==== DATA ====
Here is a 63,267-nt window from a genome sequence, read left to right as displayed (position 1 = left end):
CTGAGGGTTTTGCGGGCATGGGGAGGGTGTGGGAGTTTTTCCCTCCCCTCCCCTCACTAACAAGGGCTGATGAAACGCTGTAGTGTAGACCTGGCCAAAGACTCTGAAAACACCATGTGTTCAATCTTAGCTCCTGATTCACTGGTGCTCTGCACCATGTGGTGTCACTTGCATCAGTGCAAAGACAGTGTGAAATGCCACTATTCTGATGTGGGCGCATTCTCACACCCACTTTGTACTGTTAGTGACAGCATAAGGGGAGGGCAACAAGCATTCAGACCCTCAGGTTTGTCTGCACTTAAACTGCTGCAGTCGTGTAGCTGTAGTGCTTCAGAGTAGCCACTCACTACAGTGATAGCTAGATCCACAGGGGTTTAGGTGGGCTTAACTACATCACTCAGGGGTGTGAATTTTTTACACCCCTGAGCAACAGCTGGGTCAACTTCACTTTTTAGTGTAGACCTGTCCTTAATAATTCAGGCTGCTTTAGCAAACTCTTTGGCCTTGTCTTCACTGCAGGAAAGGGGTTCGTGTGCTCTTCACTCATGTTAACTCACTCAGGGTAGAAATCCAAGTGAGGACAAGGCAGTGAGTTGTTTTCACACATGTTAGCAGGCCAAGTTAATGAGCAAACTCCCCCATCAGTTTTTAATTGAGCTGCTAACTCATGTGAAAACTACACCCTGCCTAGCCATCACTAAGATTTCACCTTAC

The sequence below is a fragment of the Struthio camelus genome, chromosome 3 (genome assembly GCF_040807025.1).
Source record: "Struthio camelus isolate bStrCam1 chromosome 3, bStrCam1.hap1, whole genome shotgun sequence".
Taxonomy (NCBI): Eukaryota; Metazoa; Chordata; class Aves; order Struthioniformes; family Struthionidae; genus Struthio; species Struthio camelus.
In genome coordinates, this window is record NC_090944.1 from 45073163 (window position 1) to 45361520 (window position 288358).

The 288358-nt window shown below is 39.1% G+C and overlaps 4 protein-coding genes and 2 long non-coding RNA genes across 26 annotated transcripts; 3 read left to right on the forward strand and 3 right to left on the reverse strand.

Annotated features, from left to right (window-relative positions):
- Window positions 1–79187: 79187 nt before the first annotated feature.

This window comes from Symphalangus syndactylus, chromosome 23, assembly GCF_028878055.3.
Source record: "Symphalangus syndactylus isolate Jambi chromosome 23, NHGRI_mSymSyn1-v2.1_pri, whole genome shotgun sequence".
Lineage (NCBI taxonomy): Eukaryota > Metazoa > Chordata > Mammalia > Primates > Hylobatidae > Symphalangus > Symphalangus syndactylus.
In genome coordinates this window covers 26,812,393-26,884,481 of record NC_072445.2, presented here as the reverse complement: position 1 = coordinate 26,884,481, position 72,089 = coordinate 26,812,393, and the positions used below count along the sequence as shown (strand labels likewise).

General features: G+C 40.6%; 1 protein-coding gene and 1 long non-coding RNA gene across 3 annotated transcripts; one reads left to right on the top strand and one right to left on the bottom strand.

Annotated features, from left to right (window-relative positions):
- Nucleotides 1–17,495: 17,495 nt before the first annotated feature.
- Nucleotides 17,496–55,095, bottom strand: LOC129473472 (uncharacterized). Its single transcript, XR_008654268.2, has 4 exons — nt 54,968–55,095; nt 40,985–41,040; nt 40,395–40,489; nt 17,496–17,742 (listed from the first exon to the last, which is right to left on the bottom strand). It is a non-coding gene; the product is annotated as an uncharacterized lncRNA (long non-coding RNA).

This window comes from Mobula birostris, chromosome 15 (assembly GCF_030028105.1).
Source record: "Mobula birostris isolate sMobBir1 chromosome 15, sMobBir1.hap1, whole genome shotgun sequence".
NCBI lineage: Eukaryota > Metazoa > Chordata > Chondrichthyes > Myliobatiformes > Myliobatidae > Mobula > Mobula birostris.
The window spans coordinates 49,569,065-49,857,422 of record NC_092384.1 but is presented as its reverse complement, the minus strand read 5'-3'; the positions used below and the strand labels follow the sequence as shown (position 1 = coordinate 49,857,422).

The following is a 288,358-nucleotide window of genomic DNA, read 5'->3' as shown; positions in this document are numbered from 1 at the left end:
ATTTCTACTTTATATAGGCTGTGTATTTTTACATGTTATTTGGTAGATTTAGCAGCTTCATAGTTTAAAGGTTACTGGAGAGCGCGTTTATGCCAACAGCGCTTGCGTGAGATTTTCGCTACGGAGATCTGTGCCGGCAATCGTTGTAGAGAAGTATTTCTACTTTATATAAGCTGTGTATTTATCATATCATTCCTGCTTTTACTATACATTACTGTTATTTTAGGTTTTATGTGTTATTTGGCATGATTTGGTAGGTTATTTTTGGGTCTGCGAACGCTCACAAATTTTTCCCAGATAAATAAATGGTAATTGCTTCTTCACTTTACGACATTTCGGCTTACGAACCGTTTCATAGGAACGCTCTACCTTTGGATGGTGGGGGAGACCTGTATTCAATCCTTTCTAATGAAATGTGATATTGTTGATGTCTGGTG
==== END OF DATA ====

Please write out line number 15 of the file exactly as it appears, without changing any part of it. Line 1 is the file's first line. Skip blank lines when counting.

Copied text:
Annotated features, from left to right (window-relative positions):